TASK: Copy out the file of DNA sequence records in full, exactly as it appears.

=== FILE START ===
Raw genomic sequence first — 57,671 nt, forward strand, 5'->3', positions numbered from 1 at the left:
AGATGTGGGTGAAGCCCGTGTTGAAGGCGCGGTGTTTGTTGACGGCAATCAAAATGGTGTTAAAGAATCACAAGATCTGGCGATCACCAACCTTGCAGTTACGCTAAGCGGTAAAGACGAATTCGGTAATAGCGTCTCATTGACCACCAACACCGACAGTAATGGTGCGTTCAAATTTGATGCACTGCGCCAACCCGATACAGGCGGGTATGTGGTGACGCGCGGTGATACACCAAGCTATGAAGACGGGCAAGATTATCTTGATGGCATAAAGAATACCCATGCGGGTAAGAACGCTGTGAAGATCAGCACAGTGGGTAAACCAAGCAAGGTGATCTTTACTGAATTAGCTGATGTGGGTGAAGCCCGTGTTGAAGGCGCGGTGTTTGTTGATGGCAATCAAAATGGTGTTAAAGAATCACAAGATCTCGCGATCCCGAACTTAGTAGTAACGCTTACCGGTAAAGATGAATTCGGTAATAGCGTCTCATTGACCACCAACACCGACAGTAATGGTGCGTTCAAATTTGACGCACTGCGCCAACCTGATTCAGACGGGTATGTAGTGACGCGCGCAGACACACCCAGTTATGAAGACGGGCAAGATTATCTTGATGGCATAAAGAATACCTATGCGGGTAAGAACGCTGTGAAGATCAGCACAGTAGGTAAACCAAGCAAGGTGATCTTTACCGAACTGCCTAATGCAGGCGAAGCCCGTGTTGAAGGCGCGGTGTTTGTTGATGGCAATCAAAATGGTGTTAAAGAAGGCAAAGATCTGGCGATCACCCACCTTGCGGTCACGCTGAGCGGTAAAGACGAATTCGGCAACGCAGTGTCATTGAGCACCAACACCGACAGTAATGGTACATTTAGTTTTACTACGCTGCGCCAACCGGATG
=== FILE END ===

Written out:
Raw genomic sequence first — 57,671 nt, forward strand, 5'->3', positions numbered from 1 at the left:
AGATGTGGGTGAAGCCCGTGTTGAAGGCGCGGTGTTTGTTGACGGCAATCAAAATGGTGTTAAAGAATCACAAGATCTGGCGATCACCAACCTTGCAGTTACGCTAAGCGGTAAAGACGAATTCGGTAATAGCGTCTCATTGACCACCAACACCGACAGTAATGGTGCGTTCAAATTTGATGCACTGCGCCAACCCGATACAGGCGGGTATGTGGTGACGCGCGGTGATACACCAAGCTATGAAGACGGGCAAGATTATCTTGATGGCATAAAGAATACCCATGCGGGTAAGAACGCTGTGAAGATCAGCACAGTGGGTAAACCAAGCAAGGTGATCTTTACTGAATTAGCTGATGTGGGTGAAGCCCGTGTTGAAGGCGCGGTGTTTGTTGATGGCAATCAAAATGGTGTTAAAGAATCACAAGATCTCGCGATCCCGAACTTAGTAGTAACGCTTACCGGTAAAGATGAATTCGGTAATAGCGTCTCATTGACCACCAACACCGACAGTAATGGTGCGTTCAAATTTGACGCACTGCGCCAACCTGATTCAGACGGGTATGTAGTGACGCGCGCAGACACACCCAGTTATGAAGACGGGCAAGATTATCTTGATGGCATAAAGAATACCTATGCGGGTAAGAACGCTGTGAAGATCAGCACAGTAGGTAAACCAAGCAAGGTGATCTTTACCGAACTGCCTAATGCAGGCGAAGCCCGTGTTGAAGGCGCGGTGTTTGTTGATGGCAATCAAAATGGTGTTAAAGAAGGCAAAGATCTGGCGATCACCCACCTTGCGGTCACGCTGAGCGGTAAAGACGAATTCGGCAACGCAGTGTCATTGAGCACCAACACCGACAGTAATGGTACATTTAGTTTTACTACGCTGCGCCAACCGGATG